During these uncertain times,I have found that having access and being able to go to the woods has helped me relax and enjoy time outdoors and has helped reconnect me to nature. I would like to thank Anthony and Ele for letting us as a community use the woods for personal exercise etc.

My Instagram feed is here

Thank you for reading and I hope you found this interesting

Best wishes

Harry

February 2020

In this newsletter:

February stew
Woodgas cookstove
Klaudia
Lily
Alex
Evan
Josh
Geeky technical tinkering
Community Woodland work day

We’ve just looked at the blog and realised how ridiculously long it’s been since we wrote anything! We knew it had been too long but the more we thought about it, the more we panicked because so much has happened and we didn’t know where to start. Thankfully, one of the bonuses of the recent stormy weather is that we have been unable to do quite so much work outdoors, so here we are with a bumper edition as 7 of us will be contributing!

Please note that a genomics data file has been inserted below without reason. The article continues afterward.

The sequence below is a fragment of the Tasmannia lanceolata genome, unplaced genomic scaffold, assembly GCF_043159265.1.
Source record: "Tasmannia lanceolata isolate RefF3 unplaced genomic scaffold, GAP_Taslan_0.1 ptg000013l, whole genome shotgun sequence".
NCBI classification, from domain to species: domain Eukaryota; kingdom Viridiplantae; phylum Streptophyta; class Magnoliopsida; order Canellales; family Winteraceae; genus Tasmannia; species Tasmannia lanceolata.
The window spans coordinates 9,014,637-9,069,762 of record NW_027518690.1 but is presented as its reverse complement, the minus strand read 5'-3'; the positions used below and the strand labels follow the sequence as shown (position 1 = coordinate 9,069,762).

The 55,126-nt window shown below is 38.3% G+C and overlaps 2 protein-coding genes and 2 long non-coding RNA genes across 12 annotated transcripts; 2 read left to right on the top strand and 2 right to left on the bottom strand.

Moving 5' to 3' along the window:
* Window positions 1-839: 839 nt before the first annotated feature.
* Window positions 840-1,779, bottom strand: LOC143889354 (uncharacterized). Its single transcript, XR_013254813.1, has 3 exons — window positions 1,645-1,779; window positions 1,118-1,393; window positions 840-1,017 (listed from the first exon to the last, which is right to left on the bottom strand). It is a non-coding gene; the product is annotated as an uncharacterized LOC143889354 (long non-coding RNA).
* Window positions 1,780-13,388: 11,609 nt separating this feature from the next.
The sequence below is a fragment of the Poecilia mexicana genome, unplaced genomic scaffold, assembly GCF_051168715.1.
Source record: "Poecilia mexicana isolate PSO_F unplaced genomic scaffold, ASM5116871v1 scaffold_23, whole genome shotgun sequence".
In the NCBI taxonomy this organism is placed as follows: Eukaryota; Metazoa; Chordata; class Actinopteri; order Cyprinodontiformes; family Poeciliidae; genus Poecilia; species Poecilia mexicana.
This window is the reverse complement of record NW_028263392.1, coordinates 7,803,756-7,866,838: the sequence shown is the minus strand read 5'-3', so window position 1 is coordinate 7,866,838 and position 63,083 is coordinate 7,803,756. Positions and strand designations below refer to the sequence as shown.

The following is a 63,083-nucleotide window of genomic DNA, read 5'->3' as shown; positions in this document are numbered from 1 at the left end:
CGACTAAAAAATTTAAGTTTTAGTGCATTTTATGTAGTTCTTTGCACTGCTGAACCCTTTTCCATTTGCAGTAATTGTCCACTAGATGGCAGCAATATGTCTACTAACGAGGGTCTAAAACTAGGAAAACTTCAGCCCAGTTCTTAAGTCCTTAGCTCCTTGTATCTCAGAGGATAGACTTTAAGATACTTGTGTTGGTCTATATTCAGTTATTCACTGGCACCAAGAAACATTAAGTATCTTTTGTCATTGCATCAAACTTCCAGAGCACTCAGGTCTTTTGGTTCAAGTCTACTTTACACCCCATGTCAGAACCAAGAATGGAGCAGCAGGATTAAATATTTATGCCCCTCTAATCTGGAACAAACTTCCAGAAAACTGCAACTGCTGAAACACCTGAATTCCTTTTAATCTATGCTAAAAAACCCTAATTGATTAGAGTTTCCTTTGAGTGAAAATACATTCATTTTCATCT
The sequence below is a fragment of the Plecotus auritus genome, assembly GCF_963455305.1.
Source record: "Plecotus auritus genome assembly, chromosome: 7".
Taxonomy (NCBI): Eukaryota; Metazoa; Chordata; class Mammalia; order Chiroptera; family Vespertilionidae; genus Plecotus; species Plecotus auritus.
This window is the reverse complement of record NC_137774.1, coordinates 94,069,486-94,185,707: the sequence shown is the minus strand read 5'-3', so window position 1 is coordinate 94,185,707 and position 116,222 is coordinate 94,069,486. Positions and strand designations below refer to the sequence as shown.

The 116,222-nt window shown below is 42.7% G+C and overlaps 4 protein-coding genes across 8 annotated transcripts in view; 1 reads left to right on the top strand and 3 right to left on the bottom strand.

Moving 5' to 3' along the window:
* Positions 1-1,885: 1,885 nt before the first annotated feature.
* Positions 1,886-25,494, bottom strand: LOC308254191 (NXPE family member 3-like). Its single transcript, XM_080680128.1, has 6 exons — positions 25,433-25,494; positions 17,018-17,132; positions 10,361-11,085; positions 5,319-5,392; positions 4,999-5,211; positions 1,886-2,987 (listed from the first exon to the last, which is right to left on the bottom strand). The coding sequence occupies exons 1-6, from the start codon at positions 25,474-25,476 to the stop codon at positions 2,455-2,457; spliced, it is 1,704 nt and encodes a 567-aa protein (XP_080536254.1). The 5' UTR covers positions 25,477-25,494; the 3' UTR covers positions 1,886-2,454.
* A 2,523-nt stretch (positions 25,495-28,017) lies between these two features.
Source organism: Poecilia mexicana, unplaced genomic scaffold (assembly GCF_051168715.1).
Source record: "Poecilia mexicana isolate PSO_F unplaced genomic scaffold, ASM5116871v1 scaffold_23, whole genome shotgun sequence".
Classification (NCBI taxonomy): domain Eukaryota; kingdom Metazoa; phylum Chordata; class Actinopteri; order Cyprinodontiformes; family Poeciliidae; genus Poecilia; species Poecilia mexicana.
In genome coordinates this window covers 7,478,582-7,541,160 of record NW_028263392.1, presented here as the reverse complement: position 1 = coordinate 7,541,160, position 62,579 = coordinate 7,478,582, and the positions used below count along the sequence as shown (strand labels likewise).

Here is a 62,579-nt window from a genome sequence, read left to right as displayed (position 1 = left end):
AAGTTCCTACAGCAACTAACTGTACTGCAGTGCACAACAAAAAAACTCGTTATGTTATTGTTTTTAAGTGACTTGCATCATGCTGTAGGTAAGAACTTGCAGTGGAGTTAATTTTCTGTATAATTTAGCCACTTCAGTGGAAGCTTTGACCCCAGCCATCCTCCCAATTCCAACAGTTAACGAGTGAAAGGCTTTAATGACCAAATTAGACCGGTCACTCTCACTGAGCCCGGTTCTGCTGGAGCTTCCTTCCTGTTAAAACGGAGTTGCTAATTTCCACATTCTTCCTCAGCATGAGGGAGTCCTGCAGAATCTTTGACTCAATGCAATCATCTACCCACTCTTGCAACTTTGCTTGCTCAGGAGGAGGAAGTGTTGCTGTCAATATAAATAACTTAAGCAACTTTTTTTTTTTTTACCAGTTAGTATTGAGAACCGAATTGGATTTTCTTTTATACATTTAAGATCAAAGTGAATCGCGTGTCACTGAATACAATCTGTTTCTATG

Hannan, Ros, Alex and Tim from last year have all moved on but are still very much a part of our lives. The new crew are now all installed. It feels like they’ve been here for ever! Each of them introduce themselves in a bit…

February Stew (Ele)

I got so excited serving up 8 bowls of steaming stew last week when I realised that all of the ingredients were from Pentiddy (except for the flour in the dumplings). Feeding lots of hungry mouths day-after-day on home grown/produced food at this time of year is a challenge and something to celebrate when it’s achieved!

Hearty Pentiddy Stew.
Hearty Pentiddy Stew

So, here’s the recipe for the stew:

Borlotti beans (dried last Summer then soaked and cooked in pressure cooker)
Onions (From Francis’s allotment here. Mine were not great!)
Garlic (hanging, dried, in the kitchen)
Jerusalem artichokes (still in the ground)
Yacon (still in the ground)
Parsnips (still in the ground)
Perennial greens (Daubenton kale from the forest garden)